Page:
In Narayanpurin Chhattisgarh, 100s of Christians are beaten up, excommunicated, and driven out of their villages.
In recent incidents in Chhattisgarh, 100s of Christians were beaten up, excommunicated, and forced out of their villages from more than eighteen villages around the Narayanpur district. Around 1,000 Christian Adivasis were displaced from their own villages during this violent move, and even the local Superintendent of Police was injured. This incident has sent horror across the Christian Community, as it signifies there is no law and no one in political authority to protect them.
These Christians have lost their livelihood, homes, and security. No action has been taken against the aggressors. There is a specific attack on pastors, but if people are proclaiming forced conversions, all people who convert do it out of their free will.
“There were a series of attacks in about 18 villages in Narayanpur and 15 villages in Kondagaon, displacing about 1,000 Christian Adivasis from their own villages. Those displaced were threatened to renounce their faith and convert to the Hindu religion, failing which they would have to leave their village or face dire consequences.
The persecuted include women and children who were beaten up in public when they refused to leave their new faith,” said the report. Speaking to the media on Thursday, Irfan Engineer, Director, of the Centre for Study of Society and Secularism, who led the fact-finding committee, blamed a few fringe groups which are trying to convert these tribals to Hinduism.
What does the Supreme Court say?
A number of interventional applications have been filed in the Supreme Court who have called it a ‘Very serious matter’, and Supreme Court asks Attorney General to assist in religious conversions case.
Heeding that religious conversion is a serious issue that should not be given a political colour, the Supreme Court on Monday sought the assistance of Attorney General R Venkataramani on a plea seeking direction to the Centre and states to take stringent steps to control “fraudulent” religious conversions.
A bench of Justices M R Shah and C T Ravikumar asked Venkataramani to appear in the matter in which the petitioner sought a check on religious conversions through “intimidation, threatening, deceivingly luring through gifts and monetary benefits”, and assist as amicus curiae.
“We want your assistance also, AG. Religious conversions by force, allurement etc. There are ways and ways, anything by allurement, if that is happening, when what should be done? What are the corrective measures?” the bench said.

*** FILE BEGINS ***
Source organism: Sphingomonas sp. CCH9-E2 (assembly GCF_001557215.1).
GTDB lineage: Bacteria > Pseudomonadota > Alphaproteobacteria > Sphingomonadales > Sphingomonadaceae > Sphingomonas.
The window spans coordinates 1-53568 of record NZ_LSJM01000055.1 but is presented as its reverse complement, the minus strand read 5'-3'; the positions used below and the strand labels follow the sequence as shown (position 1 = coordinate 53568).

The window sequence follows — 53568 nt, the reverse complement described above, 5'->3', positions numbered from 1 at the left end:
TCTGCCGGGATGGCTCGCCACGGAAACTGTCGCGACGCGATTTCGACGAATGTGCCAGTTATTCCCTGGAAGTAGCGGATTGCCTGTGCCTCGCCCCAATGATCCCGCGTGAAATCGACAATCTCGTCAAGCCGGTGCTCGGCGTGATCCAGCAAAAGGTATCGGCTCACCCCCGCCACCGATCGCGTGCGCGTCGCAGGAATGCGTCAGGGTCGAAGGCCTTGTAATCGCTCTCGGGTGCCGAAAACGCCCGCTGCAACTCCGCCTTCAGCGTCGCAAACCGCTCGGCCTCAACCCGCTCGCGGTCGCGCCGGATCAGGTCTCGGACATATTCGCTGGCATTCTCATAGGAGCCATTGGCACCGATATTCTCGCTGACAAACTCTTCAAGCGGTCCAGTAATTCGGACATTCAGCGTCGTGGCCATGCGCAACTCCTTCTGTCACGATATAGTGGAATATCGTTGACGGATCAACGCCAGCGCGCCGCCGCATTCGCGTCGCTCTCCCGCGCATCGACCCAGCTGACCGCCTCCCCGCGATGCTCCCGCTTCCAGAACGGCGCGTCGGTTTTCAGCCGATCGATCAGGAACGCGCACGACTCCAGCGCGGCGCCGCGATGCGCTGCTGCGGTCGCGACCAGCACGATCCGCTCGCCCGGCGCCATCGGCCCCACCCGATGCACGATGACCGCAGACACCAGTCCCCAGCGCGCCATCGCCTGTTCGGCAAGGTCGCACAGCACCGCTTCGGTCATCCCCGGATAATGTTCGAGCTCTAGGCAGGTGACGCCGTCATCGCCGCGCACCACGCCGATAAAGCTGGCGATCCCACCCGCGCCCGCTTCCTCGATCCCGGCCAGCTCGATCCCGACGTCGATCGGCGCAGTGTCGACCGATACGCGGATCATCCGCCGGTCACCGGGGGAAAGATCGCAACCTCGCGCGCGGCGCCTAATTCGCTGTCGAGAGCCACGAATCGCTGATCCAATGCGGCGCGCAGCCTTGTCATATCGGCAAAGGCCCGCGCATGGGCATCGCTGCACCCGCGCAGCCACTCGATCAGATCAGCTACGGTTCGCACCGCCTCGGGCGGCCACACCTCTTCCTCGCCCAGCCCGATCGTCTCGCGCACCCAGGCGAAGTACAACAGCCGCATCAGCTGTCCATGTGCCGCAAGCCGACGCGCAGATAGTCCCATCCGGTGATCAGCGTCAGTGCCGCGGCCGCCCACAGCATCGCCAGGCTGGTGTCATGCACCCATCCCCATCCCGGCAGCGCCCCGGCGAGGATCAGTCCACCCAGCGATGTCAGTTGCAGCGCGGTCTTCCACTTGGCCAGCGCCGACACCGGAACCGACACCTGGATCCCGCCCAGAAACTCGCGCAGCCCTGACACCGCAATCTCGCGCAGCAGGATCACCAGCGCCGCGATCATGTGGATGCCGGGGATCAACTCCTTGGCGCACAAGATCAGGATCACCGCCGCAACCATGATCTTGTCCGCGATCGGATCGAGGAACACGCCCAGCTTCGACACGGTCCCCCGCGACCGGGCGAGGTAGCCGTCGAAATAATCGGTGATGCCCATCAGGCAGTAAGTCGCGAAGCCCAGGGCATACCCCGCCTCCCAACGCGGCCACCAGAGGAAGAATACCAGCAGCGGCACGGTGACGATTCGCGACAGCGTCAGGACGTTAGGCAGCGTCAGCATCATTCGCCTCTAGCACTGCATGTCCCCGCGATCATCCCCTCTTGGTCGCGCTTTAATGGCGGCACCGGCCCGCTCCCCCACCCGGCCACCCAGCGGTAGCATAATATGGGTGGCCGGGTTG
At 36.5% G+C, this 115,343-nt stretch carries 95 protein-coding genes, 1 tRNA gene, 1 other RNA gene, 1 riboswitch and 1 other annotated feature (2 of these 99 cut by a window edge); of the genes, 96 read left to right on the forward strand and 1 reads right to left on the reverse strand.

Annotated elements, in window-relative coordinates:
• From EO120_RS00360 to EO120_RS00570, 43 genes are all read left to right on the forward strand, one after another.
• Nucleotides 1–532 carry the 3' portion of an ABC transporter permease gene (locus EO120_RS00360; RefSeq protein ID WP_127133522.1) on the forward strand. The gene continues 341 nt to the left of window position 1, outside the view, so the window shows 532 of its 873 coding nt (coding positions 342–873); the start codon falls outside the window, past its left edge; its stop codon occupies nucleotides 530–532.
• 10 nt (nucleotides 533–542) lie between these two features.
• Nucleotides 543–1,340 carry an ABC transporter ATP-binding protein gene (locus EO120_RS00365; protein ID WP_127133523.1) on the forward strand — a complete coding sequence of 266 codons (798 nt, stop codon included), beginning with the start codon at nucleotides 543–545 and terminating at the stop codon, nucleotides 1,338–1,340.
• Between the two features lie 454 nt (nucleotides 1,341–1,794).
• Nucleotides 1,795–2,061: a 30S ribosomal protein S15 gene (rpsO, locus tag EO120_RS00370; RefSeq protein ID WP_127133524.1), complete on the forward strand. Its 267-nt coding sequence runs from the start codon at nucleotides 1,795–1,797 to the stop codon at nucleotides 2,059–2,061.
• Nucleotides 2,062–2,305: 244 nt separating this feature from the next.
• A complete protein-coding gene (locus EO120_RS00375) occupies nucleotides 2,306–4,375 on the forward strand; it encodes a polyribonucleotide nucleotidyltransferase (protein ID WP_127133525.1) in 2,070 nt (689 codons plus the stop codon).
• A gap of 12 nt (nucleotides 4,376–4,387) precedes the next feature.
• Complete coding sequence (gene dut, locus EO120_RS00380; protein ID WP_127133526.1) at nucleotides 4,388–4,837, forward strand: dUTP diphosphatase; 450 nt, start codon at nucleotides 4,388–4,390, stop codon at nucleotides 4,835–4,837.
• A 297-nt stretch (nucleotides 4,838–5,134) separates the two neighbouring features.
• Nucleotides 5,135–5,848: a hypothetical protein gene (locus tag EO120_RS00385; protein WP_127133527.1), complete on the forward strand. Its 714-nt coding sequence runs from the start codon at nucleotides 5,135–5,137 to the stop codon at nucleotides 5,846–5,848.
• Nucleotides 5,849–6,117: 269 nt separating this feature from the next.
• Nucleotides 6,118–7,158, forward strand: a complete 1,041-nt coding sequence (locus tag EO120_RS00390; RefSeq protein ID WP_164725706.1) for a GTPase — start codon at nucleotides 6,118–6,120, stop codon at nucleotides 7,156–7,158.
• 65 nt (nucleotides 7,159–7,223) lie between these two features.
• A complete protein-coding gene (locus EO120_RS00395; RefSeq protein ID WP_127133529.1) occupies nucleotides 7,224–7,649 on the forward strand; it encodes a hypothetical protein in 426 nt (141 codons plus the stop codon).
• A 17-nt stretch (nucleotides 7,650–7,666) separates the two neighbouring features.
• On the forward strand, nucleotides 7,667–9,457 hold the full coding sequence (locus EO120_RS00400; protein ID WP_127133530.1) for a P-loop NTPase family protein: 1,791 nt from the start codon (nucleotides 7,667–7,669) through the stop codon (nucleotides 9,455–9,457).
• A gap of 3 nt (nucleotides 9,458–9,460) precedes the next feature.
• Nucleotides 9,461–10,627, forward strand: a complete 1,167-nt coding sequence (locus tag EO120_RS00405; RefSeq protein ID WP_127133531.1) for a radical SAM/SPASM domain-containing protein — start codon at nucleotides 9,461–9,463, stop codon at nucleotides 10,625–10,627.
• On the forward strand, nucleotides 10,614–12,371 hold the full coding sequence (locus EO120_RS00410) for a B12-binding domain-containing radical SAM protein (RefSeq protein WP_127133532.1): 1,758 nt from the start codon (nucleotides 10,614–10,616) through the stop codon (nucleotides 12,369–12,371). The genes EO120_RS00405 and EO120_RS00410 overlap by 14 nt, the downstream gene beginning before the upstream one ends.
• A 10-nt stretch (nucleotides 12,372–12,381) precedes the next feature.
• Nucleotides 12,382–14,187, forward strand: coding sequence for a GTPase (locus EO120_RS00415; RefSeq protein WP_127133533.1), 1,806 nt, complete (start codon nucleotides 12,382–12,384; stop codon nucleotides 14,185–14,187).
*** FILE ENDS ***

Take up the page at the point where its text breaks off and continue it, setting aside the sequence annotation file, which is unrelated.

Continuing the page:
At the outset, senior advocate P Wilson, appearing for Tamil Nadu, called the petition a “politically motivated” PIL, insisting there was no question of such conversions in the state.
The bench took objection and remarked,” You may have different reasons to be agitated like this. Don’t convert court proceedings into other things. … We are concerned for the entire state. If it is happening in your state, it is bad. If not, good. Do not see it as targeting one state. Do not make it political.”
The court was hearing a petition filed by advocate Ashwini Kumar Upadhyay seeking direction to the Centre and states to take tough steps to control fraudulent religious conversions.
Forced religious conversion may pose a danger to national security and impinge on the religious freedom of citizens, the top court had said recently and asked the Centre to step in and make sincere efforts to tackle the “very serious” issue.
The court had warned a “very difficult situation” will emerge if proselytization through deception, allurement, and intimidation is not stopped.
The Gujarat government had told the top court at an earlier hearing that freedom of religion does not include the right to convert others, and requested it to vacate a high court stay on the provision of a state law that mandates prior permission of the district magistrate for conversion through marriage.
The Supreme Court had on September 23 sought responses from the Centre and others to the plea.
Upadhyay has submitted in his petition that forced religious conversion is a nationwide problem that needs to be tackled immediately. “The injury caused to the citizens is extremely large because there is not even one district which is free of religious conversion by ‘hook and crook’,” he claimed in the petition.
“Incidents are reported every week throughout the country where conversion is done by intimidating, threatening, deceivingly luring through gifts and monetary benefits and also by using black magic, superstition, miracles but Centre and States have not taken stringent steps to stop this menace,” said the plea filed through advocate Ashwani Kumar Dubey.
The plea has also sought directions to the Law Commission of India to prepare a report as well as a Bill to control religious conversion by intimidation and through monetary benefits.
The matter will be heard next on February 7.
The question is, can people really be forced to convert to another religion? Earlier, Christians in Uttar Pradesh reacted sharply to constant attacks on them.